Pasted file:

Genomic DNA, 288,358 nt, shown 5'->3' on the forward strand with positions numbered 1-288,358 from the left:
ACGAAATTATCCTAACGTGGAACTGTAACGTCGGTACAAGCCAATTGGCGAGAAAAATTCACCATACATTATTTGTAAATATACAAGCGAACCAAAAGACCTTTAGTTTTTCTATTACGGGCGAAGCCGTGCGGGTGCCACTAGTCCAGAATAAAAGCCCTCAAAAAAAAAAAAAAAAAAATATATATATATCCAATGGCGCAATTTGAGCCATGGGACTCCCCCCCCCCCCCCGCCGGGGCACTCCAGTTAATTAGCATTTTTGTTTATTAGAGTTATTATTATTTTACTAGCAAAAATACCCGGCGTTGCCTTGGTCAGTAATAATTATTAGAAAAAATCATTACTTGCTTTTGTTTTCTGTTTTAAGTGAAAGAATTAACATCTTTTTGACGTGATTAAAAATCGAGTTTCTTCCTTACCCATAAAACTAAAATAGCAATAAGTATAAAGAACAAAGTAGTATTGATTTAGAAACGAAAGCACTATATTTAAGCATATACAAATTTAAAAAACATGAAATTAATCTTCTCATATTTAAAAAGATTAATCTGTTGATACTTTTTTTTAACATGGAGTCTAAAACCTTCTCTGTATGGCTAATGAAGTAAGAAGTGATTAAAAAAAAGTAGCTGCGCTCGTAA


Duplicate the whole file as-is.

Genomic DNA, 288,358 nt, shown 5'->3' on the forward strand with positions numbered 1-288,358 from the left:
ACGAAATTATCCTAACGTGGAACTGTAACGTCGGTACAAGCCAATTGGCGAGAAAAATTCACCATACATTATTTGTAAATATACAAGCGAACCAAAAGACCTTTAGTTTTTCTATTACGGGCGAAGCCGTGCGGGTGCCACTAGTCCAGAATAAAAGCCCTCAAAAAAAAAAAAAAAAAAATATATATATATCCAATGGCGCAATTTGAGCCATGGGACTCCCCCCCCCCCCCCGCCGGGGCACTCCAGTTAATTAGCATTTTTGTTTATTAGAGTTATTATTATTTTACTAGCAAAAATACCCGGCGTTGCCTTGGTCAGTAATAATTATTAGAAAAAATCATTACTTGCTTTTGTTTTCTGTTTTAAGTGAAAGAATTAACATCTTTTTGACGTGATTAAAAATCGAGTTTCTTCCTTACCCATAAAACTAAAATAGCAATAAGTATAAAGAACAAAGTAGTATTGATTTAGAAACGAAAGCACTATATTTAAGCATATACAAATTTAAAAAACATGAAATTAATCTTCTCATATTTAAAAAGATTAATCTGTTGATACTTTTTTTTAACATGGAGTCTAAAACCTTCTCTGTATGGCTAATGAAGTAAGAAGTGATTAAAAAAAAGTAGCTGCGCTCGTAA